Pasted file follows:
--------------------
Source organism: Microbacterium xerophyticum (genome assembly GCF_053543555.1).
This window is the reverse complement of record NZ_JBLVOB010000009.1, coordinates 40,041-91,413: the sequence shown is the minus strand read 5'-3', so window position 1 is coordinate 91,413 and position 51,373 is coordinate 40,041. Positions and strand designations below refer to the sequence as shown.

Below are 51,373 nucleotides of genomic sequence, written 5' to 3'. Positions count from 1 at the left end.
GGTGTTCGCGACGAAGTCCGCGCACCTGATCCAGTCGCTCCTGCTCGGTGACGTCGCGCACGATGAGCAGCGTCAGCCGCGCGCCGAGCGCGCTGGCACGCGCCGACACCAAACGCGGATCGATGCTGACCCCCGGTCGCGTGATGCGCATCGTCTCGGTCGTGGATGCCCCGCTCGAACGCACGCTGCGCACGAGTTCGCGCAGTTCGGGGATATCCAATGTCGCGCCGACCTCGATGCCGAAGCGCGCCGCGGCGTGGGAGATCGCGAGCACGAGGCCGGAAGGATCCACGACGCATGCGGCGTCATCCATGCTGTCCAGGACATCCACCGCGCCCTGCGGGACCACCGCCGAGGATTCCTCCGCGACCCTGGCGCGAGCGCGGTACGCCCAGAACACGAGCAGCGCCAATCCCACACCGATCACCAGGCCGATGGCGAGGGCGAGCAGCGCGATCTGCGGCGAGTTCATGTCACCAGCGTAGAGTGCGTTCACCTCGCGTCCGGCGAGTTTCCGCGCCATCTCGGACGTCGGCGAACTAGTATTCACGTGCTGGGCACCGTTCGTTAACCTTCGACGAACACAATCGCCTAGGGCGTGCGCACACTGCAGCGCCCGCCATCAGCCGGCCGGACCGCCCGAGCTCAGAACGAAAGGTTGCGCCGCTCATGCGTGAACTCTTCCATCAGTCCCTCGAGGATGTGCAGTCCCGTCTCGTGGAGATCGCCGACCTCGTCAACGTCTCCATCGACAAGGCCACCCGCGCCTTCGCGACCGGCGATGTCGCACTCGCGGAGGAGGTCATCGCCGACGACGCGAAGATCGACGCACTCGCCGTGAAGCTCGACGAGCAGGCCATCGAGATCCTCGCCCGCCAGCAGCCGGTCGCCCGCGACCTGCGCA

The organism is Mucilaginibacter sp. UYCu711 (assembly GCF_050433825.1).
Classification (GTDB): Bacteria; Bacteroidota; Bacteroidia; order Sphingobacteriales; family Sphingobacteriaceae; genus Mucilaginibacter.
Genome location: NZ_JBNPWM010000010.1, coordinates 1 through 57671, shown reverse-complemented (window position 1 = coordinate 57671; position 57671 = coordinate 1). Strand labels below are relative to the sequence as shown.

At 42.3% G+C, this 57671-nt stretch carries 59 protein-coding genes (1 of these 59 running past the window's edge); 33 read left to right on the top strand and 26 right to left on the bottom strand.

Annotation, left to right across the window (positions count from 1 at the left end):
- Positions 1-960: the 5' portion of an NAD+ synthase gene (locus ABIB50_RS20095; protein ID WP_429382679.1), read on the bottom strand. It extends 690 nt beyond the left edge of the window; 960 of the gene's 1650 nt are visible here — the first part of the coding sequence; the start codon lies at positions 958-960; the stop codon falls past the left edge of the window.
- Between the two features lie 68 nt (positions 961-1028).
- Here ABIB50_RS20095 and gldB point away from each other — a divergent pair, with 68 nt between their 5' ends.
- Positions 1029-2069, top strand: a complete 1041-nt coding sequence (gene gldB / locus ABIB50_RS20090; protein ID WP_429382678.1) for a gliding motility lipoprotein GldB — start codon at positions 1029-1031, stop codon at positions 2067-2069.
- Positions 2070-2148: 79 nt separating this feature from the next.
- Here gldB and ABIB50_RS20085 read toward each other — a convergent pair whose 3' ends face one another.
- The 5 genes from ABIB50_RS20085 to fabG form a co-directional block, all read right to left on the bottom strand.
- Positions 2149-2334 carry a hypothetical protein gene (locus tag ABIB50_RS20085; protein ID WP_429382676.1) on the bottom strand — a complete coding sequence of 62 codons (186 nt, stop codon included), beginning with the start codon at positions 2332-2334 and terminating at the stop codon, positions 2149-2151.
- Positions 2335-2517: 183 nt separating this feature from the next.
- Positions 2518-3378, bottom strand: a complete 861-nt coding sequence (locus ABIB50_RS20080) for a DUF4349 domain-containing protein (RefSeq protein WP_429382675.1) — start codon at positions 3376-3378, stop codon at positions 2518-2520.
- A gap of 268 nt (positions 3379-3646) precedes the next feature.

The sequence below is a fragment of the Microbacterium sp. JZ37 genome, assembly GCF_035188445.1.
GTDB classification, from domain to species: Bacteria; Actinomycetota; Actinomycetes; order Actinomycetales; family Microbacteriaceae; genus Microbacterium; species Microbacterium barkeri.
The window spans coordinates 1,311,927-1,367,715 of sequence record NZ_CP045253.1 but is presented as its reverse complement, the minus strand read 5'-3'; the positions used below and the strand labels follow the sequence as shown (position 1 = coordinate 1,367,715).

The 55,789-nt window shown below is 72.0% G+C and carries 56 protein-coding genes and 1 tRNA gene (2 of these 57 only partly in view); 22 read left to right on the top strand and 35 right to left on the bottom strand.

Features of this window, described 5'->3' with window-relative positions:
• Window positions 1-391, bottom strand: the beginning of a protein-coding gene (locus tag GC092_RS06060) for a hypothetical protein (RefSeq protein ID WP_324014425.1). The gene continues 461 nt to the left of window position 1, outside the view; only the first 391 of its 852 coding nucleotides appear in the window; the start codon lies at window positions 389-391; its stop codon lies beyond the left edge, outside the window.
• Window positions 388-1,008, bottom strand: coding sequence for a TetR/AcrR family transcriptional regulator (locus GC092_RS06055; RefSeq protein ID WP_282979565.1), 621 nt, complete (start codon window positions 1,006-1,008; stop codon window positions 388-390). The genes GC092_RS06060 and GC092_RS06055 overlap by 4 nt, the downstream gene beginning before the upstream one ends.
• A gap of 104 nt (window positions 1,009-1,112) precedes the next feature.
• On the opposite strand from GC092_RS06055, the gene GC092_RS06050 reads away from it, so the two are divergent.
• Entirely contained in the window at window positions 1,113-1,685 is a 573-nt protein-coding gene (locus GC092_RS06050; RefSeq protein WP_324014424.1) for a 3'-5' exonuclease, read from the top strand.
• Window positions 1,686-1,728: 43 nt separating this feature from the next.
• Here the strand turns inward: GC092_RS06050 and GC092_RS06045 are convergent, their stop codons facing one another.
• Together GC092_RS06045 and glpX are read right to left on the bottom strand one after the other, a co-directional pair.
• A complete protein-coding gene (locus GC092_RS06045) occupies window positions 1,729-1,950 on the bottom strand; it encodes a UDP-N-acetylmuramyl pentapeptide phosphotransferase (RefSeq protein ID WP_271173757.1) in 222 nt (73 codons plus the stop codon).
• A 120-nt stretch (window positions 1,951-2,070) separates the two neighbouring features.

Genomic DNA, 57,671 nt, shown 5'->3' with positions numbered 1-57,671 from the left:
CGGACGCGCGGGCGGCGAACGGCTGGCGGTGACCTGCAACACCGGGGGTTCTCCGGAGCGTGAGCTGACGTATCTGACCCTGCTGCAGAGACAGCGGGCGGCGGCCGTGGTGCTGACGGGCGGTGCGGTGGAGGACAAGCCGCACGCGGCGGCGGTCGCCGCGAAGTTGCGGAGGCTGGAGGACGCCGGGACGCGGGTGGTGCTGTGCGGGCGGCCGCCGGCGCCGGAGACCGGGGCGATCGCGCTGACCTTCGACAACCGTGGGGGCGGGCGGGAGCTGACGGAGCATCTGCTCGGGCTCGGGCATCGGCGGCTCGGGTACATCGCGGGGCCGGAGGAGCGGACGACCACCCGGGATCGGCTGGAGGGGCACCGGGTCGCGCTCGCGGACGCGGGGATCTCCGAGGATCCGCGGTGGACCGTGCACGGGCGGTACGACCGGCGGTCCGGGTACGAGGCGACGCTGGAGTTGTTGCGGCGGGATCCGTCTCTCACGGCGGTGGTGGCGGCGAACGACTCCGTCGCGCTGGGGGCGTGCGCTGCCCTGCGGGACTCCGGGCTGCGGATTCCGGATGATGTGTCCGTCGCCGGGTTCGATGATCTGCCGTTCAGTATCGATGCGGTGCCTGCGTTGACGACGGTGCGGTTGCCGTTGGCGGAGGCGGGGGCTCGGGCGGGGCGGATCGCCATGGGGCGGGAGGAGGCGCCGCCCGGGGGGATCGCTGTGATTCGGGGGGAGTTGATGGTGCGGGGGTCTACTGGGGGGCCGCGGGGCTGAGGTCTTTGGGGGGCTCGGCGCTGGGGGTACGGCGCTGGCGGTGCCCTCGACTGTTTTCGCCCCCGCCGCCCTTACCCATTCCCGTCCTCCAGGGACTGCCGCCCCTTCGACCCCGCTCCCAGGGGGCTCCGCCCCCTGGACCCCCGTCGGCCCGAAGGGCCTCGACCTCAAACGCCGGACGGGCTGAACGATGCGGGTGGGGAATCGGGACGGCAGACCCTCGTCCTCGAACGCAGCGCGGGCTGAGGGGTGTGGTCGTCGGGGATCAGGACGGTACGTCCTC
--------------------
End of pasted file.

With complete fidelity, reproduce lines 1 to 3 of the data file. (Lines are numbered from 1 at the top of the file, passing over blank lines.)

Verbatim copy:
Source organism: Microbacterium xerophyticum (genome assembly GCF_053543555.1).
This window is the reverse complement of record NZ_JBLVOB010000009.1, coordinates 40,041-91,413: the sequence shown is the minus strand read 5'-3', so window position 1 is coordinate 91,413 and position 51,373 is coordinate 40,041. Positions and strand designations below refer to the sequence as shown.

Below are 51,373 nucleotides of genomic sequence, written 5' to 3'. Positions count from 1 at the left end.